Things like a humble, sad expression in your eyes. Or lowering your head. Perhaps even a touch to the arm of the other person, to show your desire to reconnect with them. 

That says a lot about how you’re feeling. It also shows that you’re willing to be vulnerable. 

On the other hand, crossing your arms or huffing can be interpreted as being defensive. 

You want to keep your posture open and face the other person. And don’t forget to maintain eye contact

6) Make restitution

If you’ve accidentally broken something or caused someone financial loss, do the right thing and replace it. Pay them back. 

In other words, show that you’re taking responsibility for your actions

This is much better than just a simple “sorry”. It shows that you’re prepared to do what’s right to make things better.

But that’s not all…

It also shows you value their friendship. You’re mature enough not to let material objects or money get in the way of that. 

One tip – do it before they ask for it. This shows real integrity. When you’re trying to show someone you’re sorry, you need to be the one to make the first move. 

7) Change your behavior

Now, this next point is more for repeat offenders. 

If you constantly lie to someone, work on being honest. 

If you have a problem with using degrading language, learn to bite your tongue. 

Whatever it is, a change in behavior is worth far more than an empty apology

This reminds me of a good friend of mine. His girlfriend kept dismissing his feelings – she was a good person, but let’s say she hadn’t quite learned how to be empathetic.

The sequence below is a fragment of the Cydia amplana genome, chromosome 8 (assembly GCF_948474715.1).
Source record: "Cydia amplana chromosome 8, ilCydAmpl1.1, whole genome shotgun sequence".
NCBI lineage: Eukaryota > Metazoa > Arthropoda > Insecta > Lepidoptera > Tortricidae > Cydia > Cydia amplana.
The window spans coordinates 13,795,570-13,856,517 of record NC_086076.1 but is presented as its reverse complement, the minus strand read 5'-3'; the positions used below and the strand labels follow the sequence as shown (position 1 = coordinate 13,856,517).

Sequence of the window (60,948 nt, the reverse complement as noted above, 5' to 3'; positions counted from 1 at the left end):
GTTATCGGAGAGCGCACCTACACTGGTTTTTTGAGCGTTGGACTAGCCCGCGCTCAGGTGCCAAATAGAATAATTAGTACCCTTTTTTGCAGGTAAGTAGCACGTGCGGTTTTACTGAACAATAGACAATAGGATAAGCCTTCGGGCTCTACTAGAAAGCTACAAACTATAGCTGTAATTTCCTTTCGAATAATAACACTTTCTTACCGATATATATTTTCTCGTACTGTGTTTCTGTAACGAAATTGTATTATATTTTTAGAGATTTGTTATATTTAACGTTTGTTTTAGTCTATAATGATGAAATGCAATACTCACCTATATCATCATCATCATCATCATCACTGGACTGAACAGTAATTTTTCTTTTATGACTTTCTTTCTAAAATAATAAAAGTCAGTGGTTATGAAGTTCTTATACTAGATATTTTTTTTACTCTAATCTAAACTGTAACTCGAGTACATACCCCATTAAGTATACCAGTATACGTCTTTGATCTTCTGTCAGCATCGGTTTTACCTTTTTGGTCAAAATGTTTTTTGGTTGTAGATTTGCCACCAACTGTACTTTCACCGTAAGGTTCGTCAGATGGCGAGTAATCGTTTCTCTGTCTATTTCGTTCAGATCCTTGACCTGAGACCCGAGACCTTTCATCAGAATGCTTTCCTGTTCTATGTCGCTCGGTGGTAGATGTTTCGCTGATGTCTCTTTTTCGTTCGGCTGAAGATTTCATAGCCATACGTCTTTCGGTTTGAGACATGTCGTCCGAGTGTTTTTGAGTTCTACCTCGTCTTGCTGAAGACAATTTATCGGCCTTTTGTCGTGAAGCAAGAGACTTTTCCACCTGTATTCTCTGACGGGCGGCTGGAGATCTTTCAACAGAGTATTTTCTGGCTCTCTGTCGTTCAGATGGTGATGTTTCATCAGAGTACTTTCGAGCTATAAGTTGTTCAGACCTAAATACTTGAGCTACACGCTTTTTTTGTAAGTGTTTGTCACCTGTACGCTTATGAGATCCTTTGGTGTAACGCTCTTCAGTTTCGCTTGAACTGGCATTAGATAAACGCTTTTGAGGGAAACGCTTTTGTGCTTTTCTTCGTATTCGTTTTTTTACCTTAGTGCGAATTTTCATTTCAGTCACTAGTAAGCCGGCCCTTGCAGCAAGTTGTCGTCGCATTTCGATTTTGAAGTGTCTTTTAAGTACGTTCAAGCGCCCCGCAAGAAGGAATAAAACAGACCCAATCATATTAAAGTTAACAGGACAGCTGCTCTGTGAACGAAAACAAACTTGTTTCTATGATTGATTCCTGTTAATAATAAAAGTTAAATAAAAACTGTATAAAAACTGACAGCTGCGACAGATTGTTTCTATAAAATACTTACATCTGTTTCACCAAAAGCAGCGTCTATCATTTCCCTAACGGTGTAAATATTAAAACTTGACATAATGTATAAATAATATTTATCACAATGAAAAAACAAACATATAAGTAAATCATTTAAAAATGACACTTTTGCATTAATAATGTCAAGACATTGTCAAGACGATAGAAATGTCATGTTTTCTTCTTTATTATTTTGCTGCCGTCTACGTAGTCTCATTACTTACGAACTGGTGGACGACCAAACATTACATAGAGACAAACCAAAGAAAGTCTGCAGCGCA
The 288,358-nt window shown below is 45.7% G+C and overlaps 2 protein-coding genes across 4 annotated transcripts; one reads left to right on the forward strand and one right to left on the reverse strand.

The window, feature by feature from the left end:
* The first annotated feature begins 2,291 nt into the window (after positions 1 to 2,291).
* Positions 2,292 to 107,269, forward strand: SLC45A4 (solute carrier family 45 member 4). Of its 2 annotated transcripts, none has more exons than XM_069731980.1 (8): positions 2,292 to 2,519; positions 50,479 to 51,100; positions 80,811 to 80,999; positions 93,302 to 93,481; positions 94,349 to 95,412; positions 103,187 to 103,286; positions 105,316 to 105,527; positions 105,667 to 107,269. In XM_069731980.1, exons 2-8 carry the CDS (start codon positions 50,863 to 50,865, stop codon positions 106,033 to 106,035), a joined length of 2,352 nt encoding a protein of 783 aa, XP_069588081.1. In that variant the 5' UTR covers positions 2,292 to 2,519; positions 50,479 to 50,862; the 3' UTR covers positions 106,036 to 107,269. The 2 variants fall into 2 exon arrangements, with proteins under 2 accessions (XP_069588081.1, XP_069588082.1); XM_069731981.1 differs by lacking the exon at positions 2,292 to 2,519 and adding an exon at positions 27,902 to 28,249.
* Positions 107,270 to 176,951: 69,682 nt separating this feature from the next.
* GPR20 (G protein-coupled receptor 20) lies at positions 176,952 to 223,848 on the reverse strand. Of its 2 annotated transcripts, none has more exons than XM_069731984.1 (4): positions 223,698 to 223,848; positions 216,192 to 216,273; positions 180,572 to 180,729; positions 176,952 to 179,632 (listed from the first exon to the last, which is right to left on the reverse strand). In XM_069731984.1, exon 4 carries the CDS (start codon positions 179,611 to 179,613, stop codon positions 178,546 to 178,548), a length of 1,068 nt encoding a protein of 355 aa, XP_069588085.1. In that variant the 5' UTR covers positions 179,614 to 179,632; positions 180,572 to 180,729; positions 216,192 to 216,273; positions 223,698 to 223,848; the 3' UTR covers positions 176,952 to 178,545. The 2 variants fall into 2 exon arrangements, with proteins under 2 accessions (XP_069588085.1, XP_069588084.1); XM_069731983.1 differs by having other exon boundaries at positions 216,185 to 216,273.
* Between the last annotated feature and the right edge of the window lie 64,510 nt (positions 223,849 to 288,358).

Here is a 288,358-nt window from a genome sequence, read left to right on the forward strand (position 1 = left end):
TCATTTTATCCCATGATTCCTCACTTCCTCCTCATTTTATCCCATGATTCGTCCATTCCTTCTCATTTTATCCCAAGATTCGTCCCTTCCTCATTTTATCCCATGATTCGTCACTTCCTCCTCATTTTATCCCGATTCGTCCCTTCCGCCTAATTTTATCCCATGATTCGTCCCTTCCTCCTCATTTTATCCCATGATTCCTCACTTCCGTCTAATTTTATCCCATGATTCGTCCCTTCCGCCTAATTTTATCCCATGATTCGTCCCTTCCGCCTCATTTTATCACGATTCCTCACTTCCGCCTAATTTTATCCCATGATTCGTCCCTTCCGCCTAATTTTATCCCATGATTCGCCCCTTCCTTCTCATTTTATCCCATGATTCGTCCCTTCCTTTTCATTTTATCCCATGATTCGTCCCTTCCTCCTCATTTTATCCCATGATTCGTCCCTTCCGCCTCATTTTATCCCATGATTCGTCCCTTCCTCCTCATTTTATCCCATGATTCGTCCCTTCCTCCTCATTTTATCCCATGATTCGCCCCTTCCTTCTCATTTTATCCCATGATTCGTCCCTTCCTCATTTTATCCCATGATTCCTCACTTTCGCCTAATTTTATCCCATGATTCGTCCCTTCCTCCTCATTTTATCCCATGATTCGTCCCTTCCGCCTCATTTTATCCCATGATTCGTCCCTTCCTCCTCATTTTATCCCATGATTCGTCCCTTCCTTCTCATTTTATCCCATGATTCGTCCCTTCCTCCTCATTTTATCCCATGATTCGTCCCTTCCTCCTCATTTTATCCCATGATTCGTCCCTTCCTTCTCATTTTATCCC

When he confronted her about it for the 3rd or 4th time, instead of apologizing, she started researching. 

Since then, she’s made a real effort to listen to him, validate his emotions, and allow him to express himself freely. This meant a lot to him. 

8) Spend quality time

And finally, just be there with the person you’ve hurt. 

Don’t hide away from them, waiting for their forgiveness (unless they specifically ask for space). Don’t make them chase you to keep the friendship alive. 

YOU need to show you’re sorry by making an active effort to spend quality time with them. 

Plan something you know they’ll love. Cook them a nice meal. Do what it takes for them to see you’re genuine in your remorse

Trust me, they’ll quickly come around. 

Final thoughts 

So, there we have it, 8 ways to show you’re sorry without saying a word. Hopefully, these tips will help you get across your message.

Remember, the key here is being sincere

By putting your apology into action, you can physically show the other person that you’ve realized your mistakes, and that you’re willing to do whatever is necessary to correct it. 

Good luck!

Kiran Athar

Kiran is a freelance writer with a degree in multimedia journalism. She enjoys exploring spirituality, psychology, and love in her writing. As she continues blazing ahead on her journey of self-discovery, she hopes to help her readers do the same. She thrives on building a sense of community and bridging the gaps between people. You can reach out to Kiran on Twitter: @KiranAthar1